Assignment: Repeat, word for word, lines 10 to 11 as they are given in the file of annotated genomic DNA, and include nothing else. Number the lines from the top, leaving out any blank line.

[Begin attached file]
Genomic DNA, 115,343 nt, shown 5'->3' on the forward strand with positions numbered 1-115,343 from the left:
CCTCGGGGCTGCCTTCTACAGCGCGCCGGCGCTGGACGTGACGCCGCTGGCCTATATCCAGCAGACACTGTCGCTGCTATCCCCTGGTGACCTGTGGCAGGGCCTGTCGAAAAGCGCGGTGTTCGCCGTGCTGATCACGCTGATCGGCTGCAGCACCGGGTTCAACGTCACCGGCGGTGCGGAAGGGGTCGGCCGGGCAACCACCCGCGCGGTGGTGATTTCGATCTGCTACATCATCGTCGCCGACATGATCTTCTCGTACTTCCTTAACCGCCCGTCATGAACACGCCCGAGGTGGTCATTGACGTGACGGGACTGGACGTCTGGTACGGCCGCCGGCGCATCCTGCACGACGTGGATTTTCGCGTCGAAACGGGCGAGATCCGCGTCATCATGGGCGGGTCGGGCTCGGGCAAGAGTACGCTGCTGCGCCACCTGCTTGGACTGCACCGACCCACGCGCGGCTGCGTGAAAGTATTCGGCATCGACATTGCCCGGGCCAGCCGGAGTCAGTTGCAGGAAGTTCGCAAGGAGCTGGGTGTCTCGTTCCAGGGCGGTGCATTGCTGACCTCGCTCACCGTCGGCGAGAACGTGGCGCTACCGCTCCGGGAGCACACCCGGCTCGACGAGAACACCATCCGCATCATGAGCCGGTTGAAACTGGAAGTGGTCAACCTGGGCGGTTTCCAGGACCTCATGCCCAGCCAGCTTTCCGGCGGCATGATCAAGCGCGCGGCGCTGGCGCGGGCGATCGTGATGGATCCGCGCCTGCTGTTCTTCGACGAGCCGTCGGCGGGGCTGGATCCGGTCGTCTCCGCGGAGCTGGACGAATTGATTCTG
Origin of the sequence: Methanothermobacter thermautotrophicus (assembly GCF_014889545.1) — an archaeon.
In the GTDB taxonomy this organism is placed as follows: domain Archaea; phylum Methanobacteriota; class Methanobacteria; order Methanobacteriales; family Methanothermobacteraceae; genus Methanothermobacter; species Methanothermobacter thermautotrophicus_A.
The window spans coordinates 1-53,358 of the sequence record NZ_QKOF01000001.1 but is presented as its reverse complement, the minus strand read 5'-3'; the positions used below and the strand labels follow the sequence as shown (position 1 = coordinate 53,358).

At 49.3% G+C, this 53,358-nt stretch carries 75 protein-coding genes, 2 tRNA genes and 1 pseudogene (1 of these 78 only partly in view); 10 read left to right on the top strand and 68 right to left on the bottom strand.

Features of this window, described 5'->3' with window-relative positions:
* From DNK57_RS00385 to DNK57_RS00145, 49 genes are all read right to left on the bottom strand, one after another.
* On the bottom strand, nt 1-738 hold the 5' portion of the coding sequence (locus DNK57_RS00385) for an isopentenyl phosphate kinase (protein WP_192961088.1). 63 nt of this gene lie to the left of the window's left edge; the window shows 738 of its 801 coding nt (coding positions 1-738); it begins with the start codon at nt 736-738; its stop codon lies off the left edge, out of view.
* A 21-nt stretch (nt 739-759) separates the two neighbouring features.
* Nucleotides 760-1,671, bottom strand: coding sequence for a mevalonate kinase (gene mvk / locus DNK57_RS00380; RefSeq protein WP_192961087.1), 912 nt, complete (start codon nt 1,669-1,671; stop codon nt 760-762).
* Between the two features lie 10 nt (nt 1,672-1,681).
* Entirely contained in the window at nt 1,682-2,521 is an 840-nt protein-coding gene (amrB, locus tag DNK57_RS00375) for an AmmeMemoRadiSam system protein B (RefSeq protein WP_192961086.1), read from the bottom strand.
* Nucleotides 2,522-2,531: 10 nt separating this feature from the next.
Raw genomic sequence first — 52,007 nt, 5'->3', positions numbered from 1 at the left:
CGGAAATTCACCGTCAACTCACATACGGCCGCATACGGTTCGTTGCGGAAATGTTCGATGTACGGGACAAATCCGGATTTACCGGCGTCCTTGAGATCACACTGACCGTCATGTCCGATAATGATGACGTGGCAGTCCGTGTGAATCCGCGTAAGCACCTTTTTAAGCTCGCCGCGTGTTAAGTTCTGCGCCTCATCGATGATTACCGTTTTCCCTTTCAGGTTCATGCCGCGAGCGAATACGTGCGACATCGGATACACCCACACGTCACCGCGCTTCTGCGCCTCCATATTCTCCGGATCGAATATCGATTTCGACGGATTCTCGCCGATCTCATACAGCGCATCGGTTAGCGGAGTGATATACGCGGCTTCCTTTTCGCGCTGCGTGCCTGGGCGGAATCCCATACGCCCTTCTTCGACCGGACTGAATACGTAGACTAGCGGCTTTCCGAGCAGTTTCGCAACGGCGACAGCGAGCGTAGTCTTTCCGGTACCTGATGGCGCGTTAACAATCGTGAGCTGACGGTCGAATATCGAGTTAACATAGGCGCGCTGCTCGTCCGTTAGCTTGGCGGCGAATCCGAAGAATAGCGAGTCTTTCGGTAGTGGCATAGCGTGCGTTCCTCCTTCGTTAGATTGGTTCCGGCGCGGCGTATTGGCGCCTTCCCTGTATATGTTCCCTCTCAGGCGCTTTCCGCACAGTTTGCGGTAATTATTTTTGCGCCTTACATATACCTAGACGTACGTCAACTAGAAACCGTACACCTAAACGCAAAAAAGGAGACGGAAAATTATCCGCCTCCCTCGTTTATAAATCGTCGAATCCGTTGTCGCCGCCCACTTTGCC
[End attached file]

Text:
* A 21-nt stretch (nt 739-759) separates the two neighbouring features.
* Nucleotides 760-1,671, bottom strand: coding sequence for a mevalonate kinase (gene mvk / locus DNK57_RS00380; RefSeq protein WP_192961087.1), 912 nt, complete (start codon nt 1,669-1,671; stop codon nt 760-762).